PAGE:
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 Post subject: Re: Motivation
PostPosted: Thu Dec 10, 2020 11:27 am 
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Joined: Sun Mar 03, 2019 12:08 pm
Posts: 49
2Socks wrote:
Guest55 wrote:
PLEASE do not look at KS3 topics - do enrichment similar to what I suggested.


No worries, but can I ask why they shouldn't do KS3 stuff? Essentially, they have a good understanding of the structure of the atom, working of the organs, entropy, evolution, laws of thermodynamics etc (we love telling them about cool science and their friends come round and ask us to do experiments!) and they have both started learning languages by themselves. We haven't sat down and worked through the KS3 curriculum and that's not the plan... but have we done wrong?! I'm assuming that you have educational expertise... which we don't...we just like sharing cool knowledge with them!

Any advice gratefully received (NB, we have several science degrees behind us, and we're not doing anything unsafe in the experiments, so please don't worry!)


I am not sure what Guest55's motivation is for suggesting you don't look at KS3 topics. From my perspective as an experienced teacher and school leader, this will not impact anything other than positively once students start secondary school. The more foundational knowledge a student has, the more it can be developed and built upon at school AND at home.

One of the reasons students don't like school is because they feel disempowered through lack of knowledge and get "lost" when knowledge is expanded and deepened as they move through the years. Anything they know and learn helps equip students better and the less stressful they will find the rest of their school experience.

It is a teacher’s job to correct any misconceptions they might have picked up and this is an expected part of teaching tbh! Students always come with mislearned / mistaught and misunderstood knowledge and it can actually be a really useful teaching tool.

If you want to get really geeky one of my "go to" books on teaching is Daniel Willingham's "Why Don't Students Like School?" which is all about knowledge and memory. He's not a teacher, but a cognitive scientist and talks so much sense about how knowledge comes before everything :D


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 Post subject: Re: Motivation
PostPosted: Thu Dec 10, 2020 11:52 am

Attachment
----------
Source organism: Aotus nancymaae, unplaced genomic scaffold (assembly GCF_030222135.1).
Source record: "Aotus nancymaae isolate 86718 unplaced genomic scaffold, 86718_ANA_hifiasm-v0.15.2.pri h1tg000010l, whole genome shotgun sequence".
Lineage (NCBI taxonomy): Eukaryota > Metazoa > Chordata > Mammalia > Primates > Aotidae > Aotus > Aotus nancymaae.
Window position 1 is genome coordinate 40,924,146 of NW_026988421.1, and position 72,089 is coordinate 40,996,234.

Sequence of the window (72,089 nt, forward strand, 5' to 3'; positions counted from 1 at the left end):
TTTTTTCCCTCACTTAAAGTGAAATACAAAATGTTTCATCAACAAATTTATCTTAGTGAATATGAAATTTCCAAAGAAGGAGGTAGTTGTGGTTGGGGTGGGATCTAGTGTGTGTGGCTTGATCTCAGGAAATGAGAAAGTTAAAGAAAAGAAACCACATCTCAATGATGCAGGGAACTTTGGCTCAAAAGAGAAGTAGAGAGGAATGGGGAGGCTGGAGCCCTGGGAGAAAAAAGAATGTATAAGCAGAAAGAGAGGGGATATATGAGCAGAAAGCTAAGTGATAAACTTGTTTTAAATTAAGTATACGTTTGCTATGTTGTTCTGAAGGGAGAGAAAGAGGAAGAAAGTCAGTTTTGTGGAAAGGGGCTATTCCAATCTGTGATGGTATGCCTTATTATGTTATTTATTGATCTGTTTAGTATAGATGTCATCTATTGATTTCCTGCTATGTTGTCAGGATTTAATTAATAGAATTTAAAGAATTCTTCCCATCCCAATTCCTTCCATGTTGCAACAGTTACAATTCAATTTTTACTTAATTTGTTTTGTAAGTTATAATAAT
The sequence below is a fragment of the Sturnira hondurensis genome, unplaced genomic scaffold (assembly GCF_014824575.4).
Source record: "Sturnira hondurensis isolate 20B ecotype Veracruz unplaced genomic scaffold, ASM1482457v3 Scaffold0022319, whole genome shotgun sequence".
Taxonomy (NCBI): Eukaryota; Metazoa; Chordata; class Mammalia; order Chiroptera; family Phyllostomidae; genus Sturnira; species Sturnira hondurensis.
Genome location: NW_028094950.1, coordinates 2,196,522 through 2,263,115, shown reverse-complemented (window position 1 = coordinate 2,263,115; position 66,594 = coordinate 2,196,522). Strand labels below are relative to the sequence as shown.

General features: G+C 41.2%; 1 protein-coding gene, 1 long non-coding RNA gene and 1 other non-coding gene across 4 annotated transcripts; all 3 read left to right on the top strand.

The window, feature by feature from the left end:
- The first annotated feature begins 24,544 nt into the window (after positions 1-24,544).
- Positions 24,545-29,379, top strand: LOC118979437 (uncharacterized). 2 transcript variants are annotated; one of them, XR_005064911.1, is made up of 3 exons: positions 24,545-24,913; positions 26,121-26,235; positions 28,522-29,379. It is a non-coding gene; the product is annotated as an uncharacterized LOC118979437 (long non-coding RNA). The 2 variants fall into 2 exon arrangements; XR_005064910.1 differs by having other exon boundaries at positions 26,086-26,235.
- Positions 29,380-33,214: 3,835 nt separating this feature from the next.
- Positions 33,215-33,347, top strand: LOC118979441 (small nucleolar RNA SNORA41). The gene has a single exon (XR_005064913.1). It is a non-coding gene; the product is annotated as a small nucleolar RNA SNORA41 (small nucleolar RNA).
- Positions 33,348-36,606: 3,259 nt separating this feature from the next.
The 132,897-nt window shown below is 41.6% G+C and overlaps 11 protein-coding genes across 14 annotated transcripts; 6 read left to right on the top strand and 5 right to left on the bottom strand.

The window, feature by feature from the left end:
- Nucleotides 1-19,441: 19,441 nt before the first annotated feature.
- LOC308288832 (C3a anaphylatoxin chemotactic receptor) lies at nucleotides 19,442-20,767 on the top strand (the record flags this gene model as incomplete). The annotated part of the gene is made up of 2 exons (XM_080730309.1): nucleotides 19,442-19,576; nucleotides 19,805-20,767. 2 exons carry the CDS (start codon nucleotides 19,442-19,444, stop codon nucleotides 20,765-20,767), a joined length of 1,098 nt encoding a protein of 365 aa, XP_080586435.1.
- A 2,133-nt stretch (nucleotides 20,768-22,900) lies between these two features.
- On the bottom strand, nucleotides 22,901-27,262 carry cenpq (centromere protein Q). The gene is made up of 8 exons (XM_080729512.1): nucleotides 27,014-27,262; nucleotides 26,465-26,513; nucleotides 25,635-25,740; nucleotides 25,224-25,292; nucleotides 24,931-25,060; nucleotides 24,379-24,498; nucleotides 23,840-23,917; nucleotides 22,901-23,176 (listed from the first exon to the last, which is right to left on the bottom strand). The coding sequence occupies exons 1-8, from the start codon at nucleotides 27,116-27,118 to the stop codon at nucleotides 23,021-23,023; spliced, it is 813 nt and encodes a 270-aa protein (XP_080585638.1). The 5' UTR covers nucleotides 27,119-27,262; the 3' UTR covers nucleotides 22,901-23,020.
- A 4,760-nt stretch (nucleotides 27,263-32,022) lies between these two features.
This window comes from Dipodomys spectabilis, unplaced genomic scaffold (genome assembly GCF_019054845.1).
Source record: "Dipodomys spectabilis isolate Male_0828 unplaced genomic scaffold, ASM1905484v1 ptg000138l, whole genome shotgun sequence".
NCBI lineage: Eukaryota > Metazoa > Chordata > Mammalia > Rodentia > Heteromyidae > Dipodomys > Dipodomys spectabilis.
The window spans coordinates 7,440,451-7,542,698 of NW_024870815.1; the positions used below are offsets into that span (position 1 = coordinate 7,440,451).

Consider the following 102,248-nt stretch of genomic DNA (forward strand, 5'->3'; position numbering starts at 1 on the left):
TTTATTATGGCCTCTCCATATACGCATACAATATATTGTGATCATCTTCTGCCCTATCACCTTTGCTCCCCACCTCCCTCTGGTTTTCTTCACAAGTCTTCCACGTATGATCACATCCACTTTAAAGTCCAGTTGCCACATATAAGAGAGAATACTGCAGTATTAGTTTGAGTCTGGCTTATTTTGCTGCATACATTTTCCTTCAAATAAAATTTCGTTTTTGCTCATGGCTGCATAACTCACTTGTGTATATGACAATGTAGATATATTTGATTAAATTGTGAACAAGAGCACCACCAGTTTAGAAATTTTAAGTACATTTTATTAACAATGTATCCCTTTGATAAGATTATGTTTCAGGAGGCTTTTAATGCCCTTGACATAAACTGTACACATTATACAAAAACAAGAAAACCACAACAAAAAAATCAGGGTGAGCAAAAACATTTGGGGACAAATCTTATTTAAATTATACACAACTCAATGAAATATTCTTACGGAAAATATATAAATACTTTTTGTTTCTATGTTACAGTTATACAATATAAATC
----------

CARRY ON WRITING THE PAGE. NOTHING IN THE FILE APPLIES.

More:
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Joined: Fri Oct 13, 2017 11:27 am
Posts: 39
Think I'll have to diverge from Mumto3Girls a little and I've been teaching a very long time.

I would avoid specific KS3 books on Science but go rather for more topic based learning. I find that if students feel they have 'formally studied' the topic before that they can switch off. I'm not a science teacher though. Yes, we could spend time correcting misconceptions but it might not be that useful for the other students' learning. I would urge you to spend time on other enrichment - there are some amazing science books for young learners that are not directly relevant to the curriculum but will complement it. Biographies and philosophy books can be useful too. I would also look at Geography/History and Art. Cultural capital was quite a thing for OFSTED a while ago and looking at topics in the context in which they were written/created is always a good way to enrich a student's understanding. Ancient Greece and Rome are great for Art/English/History etc...

Maybe it's just me but working through KS3 topic books before they have started secondary school is just not something I would consider. Going to museums, cultural events, wider reading, challenging discussions over the dinner table,chess, board games, exercise and socialising with friends and family would be higher on my list. But, that's so much more difficult than pre-covid.

Sounds like you've got an interesting time ahead 2socks!


Last edited by dodie102 on Thu Dec 10, 2020 2:56 pm, edited 1 time in total.

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 Post subject: Re: Motivation
PostPosted: Thu Dec 10, 2020 12:23 pm